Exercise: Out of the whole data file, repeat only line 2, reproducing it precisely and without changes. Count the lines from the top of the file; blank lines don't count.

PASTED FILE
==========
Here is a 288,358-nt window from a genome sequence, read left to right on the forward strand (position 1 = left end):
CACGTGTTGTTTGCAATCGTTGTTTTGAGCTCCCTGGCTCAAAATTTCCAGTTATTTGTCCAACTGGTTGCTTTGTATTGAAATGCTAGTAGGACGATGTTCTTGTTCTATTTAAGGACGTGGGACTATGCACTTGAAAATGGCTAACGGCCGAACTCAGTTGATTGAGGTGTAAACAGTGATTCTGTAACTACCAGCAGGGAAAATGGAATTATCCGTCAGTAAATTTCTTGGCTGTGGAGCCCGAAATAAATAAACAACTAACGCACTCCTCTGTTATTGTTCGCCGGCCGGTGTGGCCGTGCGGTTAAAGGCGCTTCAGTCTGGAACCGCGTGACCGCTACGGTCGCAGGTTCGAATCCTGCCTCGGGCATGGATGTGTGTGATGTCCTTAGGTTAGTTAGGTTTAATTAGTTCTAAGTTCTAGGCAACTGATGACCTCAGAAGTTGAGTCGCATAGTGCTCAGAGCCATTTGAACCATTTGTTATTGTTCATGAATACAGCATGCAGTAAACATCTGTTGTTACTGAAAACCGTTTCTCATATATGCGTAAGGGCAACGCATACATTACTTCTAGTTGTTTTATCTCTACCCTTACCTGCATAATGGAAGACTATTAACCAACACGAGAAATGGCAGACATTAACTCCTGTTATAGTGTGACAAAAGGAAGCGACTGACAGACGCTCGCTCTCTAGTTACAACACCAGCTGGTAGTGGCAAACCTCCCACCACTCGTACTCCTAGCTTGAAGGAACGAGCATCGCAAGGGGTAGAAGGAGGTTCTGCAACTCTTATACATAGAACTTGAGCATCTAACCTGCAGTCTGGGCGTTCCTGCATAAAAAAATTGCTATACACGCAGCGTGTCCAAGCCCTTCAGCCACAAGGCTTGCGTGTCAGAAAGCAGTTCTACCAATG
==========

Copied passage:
CACGTGTTGTTTGCAATCGTTGTTTTGAGCTCCCTGGCTCAAAATTTCCAGTTATTTGTCCAACTGGTTGCTTTGTATTGAAATGCTAGTAGGACGATGTTCTTGTTCTATTTAAGGACGTGGGACTATGCACTTGAAAATGGCTAACGGCCGAACTCAGTTGATTGAGGTGTAAACAGTGATTCTGTAACTACCAGCAGGGAAAATGGAATTATCCGTCAGTAAATTTCTTGGCTGTGGAGCCCGAAATAAATAAACAACTAACGCACTCCTCTGTTATTGTTCGCCGGCCGGTGTGGCCGTGCGGTTAAAGGCGCTTCAGTCTGGAACCGCGTGACCGCTACGGTCGCAGGTTCGAATCCTGCCTCGGGCATGGATGTGTGTGATGTCCTTAGGTTAGTTAGGTTTAATTAGTTCTAAGTTCTAGGCAACTGATGACCTCAGAAGTTGAGTCGCATAGTGCTCAGAGCCATTTGAACCATTTGTTATTGTTCATGAATACAGCATGCAGTAAACATCTGTTGTTACTGAAAACCGTTTCTCATATATGCGTAAGGGCAACGCATACATTACTTCTAGTTGTTTTATCTCTACCCTTACCTGCATAATGGAAGACTATTAACCAACACGAGAAATGGCAGACATTAACTCCTGTTATAGTGTGACAAAAGGAAGCGACTGACAGACGCTCGCTCTCTAGTTACAACACCAGCTGGTAGTGGCAAACCTCCCACCACTCGTACTCCTAGCTTGAAGGAACGAGCATCGCAAGGGGTAGAAGGAGGTTCTGCAACTCTTATACATAGAACTTGAGCATCTAACCTGCAGTCTGGGCGTTCCTGCATAAAAAAATTGCTATACACGCAGCGTGTCCAAGCCCTTCAGCCACAAGGCTTGCGTGTCAGAAAGCAGTTCTACCAATG